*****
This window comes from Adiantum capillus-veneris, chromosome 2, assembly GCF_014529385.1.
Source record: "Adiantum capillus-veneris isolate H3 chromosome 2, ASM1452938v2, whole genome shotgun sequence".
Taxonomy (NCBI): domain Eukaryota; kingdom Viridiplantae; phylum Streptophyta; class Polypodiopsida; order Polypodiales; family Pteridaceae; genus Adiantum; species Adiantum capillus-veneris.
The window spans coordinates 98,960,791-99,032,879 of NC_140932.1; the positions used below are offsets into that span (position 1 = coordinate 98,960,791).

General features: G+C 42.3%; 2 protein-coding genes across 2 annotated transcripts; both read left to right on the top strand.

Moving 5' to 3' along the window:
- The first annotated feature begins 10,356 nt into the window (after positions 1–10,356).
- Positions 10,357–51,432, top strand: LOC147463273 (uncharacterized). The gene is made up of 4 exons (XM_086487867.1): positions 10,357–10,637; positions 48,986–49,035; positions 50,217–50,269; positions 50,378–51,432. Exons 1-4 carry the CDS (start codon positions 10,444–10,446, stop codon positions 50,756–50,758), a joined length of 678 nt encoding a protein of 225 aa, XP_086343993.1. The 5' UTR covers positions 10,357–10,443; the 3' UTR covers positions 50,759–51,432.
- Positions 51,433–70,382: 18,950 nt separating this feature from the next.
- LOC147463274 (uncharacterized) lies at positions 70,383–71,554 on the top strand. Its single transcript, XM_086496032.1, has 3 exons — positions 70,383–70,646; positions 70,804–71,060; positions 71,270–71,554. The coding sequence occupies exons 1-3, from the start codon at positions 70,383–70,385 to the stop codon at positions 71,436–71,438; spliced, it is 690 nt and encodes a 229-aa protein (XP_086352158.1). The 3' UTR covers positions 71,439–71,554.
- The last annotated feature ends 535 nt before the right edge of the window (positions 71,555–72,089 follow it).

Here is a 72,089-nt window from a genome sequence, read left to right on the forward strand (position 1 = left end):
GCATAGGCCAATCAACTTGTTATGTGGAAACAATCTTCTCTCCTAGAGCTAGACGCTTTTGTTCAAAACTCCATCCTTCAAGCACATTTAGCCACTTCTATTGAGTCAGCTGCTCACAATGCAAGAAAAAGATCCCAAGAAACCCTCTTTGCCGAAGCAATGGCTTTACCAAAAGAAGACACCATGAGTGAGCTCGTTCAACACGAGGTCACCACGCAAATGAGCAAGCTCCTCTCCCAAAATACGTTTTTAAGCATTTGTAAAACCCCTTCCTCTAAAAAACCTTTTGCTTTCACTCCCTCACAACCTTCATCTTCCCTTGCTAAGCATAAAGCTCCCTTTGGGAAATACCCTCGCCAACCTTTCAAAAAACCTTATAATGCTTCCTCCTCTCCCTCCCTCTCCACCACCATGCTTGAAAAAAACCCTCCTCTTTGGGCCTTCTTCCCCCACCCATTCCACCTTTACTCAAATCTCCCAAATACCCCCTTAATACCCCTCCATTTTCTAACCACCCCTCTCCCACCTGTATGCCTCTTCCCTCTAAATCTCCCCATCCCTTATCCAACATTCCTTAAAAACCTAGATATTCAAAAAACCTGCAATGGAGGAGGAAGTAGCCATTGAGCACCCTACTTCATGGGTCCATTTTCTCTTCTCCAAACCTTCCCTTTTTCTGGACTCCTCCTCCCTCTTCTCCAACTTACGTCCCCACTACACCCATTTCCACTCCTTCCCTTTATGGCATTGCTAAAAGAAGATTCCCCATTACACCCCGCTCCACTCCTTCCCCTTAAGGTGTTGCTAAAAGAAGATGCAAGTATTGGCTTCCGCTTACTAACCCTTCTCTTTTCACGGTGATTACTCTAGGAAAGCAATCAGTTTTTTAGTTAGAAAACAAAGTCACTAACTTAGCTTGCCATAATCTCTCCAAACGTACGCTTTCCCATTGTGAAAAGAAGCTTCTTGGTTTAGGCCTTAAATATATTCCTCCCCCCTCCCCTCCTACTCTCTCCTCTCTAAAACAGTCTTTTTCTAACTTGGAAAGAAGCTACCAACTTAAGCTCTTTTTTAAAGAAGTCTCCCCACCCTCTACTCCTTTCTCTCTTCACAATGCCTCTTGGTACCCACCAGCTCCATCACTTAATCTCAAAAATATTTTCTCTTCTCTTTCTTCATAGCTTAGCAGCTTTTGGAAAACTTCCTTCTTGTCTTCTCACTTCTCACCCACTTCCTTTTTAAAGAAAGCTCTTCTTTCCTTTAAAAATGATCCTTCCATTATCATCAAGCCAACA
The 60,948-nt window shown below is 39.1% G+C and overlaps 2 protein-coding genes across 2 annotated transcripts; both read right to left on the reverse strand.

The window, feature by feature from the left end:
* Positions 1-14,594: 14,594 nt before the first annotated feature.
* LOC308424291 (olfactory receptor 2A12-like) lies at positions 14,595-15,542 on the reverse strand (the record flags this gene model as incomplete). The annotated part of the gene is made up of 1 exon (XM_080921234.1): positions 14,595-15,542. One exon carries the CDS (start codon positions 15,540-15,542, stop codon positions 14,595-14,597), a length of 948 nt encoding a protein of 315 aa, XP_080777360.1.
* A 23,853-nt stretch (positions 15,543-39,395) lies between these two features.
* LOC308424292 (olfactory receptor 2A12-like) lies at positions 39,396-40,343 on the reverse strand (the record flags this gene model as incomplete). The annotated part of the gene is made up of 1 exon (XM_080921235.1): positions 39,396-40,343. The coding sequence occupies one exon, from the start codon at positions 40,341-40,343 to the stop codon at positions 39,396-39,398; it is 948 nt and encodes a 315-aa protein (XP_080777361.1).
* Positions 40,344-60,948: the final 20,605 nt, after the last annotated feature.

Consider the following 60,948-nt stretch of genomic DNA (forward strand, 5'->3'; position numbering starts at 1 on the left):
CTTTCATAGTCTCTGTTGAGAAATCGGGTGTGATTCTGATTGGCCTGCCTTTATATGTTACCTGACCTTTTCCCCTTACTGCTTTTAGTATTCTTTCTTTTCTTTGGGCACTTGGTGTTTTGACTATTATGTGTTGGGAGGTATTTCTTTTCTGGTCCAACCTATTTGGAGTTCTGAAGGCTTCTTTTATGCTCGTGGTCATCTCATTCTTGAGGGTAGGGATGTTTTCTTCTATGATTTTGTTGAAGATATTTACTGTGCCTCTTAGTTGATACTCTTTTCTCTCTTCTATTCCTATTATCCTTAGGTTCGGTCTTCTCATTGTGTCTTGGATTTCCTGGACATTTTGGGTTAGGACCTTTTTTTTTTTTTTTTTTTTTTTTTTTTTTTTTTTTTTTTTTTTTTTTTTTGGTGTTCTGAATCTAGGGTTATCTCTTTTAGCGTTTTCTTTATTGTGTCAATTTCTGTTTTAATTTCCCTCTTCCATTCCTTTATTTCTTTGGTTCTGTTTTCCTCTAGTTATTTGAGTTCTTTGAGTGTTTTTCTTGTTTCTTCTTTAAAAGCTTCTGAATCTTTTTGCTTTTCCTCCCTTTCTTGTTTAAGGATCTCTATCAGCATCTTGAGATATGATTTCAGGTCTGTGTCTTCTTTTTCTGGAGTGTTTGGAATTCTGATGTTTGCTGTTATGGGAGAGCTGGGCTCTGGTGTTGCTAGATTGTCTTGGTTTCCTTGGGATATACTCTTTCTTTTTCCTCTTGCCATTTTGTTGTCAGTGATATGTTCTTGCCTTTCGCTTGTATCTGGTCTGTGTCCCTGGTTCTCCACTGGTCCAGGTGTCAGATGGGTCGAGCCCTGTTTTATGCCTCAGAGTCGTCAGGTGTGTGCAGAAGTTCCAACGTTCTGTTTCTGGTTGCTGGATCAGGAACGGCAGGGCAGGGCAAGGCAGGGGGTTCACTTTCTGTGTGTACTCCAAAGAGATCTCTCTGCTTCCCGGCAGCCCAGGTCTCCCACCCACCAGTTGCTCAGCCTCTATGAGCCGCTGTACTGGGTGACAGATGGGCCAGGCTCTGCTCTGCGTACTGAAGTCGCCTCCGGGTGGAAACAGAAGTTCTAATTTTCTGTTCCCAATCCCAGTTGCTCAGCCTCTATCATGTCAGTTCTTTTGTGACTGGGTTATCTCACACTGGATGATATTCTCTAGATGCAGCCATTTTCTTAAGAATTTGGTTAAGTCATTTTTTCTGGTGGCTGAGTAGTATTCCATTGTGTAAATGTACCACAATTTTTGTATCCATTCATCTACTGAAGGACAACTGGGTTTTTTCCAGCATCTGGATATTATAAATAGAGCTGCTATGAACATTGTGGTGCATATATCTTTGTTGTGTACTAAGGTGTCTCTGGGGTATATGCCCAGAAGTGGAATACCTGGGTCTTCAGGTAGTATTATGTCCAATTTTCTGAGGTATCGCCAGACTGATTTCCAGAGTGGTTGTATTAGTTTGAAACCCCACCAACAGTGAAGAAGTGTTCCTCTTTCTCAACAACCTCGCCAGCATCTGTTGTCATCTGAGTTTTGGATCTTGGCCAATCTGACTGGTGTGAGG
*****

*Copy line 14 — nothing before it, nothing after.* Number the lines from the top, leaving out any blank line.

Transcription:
The 60,948-nt window shown below is 39.1% G+C and overlaps 2 protein-coding genes across 2 annotated transcripts; both read right to left on the reverse strand.